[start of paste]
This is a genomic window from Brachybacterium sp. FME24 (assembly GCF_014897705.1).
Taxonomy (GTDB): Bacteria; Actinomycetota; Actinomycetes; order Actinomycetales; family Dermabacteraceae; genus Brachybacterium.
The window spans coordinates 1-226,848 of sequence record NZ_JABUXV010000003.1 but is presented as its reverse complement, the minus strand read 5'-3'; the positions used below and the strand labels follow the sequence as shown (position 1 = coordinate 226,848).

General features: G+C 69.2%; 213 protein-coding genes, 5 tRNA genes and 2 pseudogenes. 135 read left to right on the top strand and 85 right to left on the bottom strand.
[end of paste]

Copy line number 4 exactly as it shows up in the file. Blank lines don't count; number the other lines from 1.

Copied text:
General features: G+C 69.2%; 213 protein-coding genes, 5 tRNA genes and 2 pseudogenes. 135 read left to right on the top strand and 85 right to left on the bottom strand.